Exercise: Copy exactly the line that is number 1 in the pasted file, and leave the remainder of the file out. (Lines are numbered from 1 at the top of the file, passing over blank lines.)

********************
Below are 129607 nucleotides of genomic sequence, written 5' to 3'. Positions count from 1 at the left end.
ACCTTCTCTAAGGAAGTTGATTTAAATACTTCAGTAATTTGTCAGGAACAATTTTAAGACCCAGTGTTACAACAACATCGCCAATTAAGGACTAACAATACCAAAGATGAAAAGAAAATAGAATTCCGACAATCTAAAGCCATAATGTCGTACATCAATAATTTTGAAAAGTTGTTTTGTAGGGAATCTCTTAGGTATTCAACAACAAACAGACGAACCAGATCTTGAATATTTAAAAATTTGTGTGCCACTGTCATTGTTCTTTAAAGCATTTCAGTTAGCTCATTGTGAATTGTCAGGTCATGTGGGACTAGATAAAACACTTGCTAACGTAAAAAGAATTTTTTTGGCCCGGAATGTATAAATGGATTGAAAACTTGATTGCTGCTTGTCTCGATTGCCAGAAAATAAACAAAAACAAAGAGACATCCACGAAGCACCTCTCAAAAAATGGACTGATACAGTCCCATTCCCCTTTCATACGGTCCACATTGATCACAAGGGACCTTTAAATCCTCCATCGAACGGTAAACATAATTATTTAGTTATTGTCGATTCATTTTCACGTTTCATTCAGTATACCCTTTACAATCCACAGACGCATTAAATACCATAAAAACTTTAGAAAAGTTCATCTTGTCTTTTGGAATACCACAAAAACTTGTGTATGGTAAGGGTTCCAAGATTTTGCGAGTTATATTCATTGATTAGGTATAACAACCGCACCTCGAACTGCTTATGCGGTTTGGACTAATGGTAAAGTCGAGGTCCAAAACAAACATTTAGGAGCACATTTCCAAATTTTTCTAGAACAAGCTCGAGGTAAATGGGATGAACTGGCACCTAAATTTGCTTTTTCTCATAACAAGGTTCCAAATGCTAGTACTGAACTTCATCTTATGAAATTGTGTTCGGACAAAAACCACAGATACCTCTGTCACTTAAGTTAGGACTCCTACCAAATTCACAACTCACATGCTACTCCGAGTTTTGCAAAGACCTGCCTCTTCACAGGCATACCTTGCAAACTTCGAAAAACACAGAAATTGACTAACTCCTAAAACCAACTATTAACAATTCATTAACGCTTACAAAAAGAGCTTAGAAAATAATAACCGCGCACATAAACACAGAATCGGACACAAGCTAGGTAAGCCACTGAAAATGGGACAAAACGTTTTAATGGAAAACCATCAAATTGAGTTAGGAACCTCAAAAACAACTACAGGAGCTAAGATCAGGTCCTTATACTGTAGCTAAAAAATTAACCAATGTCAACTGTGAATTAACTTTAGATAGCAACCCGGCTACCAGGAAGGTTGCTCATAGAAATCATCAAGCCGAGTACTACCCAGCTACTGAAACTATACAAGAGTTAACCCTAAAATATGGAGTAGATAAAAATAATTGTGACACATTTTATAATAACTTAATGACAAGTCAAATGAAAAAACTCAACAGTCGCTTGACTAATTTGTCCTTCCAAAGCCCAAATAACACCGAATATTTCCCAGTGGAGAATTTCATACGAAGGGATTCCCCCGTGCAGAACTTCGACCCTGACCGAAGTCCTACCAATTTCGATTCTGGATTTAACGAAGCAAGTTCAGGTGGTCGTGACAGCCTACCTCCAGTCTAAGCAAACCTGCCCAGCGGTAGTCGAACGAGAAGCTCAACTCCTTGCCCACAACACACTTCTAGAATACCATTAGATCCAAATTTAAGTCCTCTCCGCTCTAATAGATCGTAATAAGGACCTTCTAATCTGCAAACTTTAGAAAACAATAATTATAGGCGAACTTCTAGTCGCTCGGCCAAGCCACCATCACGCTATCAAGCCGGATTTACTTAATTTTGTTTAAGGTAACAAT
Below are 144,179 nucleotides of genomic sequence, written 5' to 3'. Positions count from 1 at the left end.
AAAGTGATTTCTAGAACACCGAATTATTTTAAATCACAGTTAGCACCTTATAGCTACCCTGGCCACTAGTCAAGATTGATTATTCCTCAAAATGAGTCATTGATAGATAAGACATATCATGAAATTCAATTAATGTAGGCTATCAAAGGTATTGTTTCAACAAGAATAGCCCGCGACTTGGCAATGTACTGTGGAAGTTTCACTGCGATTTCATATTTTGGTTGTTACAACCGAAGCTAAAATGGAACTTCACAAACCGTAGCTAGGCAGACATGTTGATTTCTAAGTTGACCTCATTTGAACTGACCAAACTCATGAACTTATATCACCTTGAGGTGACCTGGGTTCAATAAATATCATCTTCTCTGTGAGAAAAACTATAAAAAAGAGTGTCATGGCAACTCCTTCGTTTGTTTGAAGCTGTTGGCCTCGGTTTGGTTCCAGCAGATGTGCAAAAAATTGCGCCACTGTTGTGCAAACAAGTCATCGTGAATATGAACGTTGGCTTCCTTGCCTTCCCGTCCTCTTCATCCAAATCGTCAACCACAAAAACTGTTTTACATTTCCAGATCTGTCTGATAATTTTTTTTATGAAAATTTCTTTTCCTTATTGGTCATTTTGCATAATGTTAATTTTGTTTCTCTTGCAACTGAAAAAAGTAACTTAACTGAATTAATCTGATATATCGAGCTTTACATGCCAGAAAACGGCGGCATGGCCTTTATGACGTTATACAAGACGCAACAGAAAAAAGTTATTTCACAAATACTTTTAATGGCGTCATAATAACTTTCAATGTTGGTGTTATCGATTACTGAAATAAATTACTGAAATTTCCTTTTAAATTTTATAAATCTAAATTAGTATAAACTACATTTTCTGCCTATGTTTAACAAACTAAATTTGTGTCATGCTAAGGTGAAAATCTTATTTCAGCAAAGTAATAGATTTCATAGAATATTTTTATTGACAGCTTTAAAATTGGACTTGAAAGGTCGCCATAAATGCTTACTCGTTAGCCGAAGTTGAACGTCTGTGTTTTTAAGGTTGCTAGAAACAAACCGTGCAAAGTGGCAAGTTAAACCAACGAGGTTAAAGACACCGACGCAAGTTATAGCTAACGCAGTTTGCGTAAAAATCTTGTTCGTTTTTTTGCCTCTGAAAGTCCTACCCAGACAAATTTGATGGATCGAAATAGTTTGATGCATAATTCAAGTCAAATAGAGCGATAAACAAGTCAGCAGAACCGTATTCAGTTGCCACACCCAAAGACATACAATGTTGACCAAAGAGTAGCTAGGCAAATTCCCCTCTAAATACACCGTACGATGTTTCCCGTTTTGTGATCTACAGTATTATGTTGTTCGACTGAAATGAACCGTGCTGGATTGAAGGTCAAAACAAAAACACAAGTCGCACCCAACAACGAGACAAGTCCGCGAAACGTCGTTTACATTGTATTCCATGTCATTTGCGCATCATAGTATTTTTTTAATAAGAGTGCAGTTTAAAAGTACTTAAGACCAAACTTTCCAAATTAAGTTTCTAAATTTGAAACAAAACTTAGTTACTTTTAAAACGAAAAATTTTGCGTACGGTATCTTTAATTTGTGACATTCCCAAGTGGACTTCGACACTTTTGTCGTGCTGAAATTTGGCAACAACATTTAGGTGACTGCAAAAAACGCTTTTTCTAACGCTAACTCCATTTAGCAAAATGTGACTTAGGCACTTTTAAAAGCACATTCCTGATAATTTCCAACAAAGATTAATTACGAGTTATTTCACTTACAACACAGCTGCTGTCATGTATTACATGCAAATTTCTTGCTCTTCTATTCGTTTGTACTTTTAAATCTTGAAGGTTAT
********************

Below are 129607 nucleotides of genomic sequence, written 5' to 3'. Positions count from 1 at the left end.